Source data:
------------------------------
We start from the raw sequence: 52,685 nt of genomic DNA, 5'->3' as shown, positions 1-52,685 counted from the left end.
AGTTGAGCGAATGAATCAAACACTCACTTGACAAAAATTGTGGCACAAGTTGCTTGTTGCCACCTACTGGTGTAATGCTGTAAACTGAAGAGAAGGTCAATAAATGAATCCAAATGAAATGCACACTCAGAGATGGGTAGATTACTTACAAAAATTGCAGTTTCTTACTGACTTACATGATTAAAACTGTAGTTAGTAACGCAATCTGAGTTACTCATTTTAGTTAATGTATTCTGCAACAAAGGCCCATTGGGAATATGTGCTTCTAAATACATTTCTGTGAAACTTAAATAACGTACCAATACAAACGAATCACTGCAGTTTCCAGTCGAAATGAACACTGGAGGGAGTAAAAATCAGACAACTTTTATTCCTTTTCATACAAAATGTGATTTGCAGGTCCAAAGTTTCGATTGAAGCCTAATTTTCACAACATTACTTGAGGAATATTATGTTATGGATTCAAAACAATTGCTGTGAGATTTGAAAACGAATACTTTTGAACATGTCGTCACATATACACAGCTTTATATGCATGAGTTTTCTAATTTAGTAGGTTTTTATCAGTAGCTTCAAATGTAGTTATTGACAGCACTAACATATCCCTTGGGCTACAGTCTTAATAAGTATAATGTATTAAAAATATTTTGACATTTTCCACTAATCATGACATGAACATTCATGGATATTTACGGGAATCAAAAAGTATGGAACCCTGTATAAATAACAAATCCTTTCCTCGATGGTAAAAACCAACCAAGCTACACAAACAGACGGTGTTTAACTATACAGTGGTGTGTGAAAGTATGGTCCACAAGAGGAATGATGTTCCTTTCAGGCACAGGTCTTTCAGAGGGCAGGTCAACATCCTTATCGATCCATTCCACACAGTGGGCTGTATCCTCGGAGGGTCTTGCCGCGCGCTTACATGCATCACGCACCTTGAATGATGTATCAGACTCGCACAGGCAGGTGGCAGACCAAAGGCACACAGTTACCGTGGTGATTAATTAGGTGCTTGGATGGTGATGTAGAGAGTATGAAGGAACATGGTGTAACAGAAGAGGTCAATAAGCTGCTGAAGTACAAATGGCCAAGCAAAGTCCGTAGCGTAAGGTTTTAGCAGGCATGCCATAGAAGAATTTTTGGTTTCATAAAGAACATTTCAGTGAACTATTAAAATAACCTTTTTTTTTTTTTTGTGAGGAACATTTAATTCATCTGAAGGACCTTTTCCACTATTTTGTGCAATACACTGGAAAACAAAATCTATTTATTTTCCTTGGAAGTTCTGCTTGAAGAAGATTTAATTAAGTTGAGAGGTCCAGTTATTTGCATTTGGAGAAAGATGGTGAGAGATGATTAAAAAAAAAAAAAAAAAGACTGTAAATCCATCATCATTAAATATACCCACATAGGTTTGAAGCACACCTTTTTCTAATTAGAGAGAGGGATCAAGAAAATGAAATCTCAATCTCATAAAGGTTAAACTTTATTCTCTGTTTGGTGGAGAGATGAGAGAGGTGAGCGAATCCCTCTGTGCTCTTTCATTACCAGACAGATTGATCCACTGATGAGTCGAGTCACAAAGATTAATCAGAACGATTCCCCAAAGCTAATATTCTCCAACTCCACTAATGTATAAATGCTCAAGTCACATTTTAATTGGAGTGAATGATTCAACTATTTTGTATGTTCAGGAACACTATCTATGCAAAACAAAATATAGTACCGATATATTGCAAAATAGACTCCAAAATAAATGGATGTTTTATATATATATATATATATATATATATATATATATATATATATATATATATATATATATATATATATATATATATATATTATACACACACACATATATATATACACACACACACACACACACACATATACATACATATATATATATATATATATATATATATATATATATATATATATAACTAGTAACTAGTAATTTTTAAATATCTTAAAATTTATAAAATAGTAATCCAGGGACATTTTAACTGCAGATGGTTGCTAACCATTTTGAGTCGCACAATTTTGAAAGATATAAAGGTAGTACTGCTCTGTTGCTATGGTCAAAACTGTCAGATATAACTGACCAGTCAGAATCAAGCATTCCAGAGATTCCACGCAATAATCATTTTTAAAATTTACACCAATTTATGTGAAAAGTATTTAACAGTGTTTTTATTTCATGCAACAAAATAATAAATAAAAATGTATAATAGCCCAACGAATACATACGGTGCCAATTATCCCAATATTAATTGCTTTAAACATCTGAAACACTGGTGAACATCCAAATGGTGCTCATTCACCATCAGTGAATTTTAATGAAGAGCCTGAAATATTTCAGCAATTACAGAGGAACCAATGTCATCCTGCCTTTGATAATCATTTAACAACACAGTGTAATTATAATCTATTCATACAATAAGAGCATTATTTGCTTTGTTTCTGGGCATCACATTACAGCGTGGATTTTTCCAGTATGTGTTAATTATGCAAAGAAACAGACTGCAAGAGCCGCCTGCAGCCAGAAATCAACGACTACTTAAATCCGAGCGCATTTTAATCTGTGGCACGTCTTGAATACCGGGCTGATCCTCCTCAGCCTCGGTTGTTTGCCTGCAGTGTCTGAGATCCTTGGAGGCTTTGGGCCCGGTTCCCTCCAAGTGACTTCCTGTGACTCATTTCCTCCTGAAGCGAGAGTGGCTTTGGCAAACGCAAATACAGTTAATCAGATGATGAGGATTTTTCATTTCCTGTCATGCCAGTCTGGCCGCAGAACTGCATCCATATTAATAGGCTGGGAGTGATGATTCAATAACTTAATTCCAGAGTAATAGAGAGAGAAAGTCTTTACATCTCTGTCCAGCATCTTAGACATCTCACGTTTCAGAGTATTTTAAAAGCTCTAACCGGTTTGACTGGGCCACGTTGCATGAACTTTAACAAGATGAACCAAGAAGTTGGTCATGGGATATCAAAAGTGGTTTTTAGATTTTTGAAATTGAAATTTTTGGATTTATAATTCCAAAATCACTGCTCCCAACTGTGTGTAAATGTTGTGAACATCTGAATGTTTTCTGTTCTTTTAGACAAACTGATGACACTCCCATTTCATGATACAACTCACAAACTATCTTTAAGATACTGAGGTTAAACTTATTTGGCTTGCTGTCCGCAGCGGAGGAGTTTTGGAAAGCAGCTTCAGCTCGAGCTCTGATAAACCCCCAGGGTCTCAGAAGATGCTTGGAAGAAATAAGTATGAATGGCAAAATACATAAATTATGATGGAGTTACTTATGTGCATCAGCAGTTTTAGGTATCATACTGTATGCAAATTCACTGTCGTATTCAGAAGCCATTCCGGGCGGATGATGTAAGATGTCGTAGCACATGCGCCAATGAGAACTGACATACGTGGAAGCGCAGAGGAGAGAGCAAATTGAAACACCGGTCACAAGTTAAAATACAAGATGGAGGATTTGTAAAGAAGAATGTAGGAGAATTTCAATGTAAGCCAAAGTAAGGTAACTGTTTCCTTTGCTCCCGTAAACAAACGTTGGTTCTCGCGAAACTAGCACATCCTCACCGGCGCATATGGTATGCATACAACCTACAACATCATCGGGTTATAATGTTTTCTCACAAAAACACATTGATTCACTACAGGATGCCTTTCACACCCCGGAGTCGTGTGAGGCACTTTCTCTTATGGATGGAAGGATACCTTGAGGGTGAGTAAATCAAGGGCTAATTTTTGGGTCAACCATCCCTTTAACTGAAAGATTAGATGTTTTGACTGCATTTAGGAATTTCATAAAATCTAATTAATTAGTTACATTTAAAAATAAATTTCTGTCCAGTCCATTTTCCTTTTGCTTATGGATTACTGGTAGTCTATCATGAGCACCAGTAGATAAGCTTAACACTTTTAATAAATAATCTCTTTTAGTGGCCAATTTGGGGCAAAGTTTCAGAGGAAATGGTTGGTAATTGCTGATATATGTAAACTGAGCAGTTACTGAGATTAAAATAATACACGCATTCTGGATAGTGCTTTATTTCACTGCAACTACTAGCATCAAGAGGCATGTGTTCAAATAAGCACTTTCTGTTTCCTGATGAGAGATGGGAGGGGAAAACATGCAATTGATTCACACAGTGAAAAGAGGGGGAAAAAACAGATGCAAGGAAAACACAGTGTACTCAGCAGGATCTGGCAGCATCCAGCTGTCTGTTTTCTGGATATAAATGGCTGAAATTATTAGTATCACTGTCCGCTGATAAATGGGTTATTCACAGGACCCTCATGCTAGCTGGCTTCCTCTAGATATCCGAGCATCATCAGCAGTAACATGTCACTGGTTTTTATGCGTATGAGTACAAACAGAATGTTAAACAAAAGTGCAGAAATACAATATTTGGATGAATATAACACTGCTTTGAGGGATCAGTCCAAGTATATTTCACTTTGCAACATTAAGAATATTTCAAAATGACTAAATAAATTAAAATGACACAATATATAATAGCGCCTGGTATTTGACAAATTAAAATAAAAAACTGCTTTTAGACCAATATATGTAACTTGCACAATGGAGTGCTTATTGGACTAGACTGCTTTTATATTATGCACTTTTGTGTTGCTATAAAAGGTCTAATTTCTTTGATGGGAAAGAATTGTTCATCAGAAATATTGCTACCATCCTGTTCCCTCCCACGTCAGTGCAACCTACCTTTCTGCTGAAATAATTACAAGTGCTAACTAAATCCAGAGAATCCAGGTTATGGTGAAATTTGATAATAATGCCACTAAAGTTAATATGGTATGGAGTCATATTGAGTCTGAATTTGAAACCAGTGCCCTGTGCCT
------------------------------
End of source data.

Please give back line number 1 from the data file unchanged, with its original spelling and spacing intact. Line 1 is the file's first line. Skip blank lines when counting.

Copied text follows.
We start from the raw sequence: 52,685 nt of genomic DNA, 5'->3' as shown, positions 1-52,685 counted from the left end.